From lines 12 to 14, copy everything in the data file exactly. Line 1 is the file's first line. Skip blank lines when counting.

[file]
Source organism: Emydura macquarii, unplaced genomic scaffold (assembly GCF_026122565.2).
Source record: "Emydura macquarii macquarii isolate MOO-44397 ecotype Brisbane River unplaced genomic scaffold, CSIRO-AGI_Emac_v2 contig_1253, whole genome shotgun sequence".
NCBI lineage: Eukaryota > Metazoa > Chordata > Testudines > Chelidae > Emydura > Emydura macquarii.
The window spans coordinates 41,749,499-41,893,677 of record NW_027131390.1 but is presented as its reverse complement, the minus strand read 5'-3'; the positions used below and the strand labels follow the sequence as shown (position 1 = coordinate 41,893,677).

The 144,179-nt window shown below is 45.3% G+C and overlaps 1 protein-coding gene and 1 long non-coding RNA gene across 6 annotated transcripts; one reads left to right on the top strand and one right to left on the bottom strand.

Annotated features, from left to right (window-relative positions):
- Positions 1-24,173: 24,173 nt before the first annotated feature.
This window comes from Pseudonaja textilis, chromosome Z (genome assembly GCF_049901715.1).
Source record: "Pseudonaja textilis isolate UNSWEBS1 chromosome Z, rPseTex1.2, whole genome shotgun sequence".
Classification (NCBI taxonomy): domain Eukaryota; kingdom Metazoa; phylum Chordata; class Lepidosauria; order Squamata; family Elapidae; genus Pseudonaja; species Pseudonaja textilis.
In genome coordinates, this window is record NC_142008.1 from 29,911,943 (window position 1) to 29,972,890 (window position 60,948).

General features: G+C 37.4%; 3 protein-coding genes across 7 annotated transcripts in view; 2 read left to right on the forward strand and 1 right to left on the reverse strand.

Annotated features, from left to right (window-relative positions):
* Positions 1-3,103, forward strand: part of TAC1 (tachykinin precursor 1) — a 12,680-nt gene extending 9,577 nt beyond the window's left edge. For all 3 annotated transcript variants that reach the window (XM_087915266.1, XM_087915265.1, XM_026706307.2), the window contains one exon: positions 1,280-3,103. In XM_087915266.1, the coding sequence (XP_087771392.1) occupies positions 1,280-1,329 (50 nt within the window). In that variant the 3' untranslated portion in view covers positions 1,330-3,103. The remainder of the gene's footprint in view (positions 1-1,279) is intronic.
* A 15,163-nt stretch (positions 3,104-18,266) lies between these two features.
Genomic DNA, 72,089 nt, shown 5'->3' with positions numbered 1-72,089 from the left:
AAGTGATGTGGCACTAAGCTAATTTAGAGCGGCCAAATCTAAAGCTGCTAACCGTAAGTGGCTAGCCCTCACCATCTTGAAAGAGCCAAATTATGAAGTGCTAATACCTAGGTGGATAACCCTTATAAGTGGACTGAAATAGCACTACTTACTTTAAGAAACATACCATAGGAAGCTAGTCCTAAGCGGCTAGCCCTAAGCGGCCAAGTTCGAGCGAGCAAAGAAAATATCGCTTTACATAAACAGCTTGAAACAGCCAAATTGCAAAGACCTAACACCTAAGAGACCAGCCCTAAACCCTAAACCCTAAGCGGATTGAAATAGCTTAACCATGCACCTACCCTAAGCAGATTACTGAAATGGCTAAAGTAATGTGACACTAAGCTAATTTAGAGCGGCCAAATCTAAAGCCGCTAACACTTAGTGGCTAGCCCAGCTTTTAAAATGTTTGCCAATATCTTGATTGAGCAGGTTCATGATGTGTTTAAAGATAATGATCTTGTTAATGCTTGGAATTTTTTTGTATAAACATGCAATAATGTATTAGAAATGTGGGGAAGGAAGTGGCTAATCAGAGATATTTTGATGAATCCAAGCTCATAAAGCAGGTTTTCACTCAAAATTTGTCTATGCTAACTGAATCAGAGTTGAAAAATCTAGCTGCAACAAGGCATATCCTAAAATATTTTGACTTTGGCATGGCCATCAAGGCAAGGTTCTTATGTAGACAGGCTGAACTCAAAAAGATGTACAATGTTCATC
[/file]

General features: G+C 37.4%; 3 protein-coding genes across 7 annotated transcripts in view; 2 read left to right on the forward strand and 1 right to left on the reverse strand.

Annotated features, from left to right (window-relative positions):
* Positions 1-3,103, forward strand: part of TAC1 (tachykinin precursor 1) — a 12,680-nt gene extending 9,577 nt beyond the window's left edge. For all 3 annotated transcript variants that reach the window (XM_087915266.1, XM_087915265.1, XM_026706307.2), the window contains one exon: positions 1,280-3,103. In XM_087915266.1, the coding sequence (XP_087771392.1) occupies positions 1,280-1,329 (50 nt within the window). In that variant the 3' untranslated portion in view covers positions 1,330-3,103. The remainder of the gene's footprint in view (positions 1-1,279) is intronic.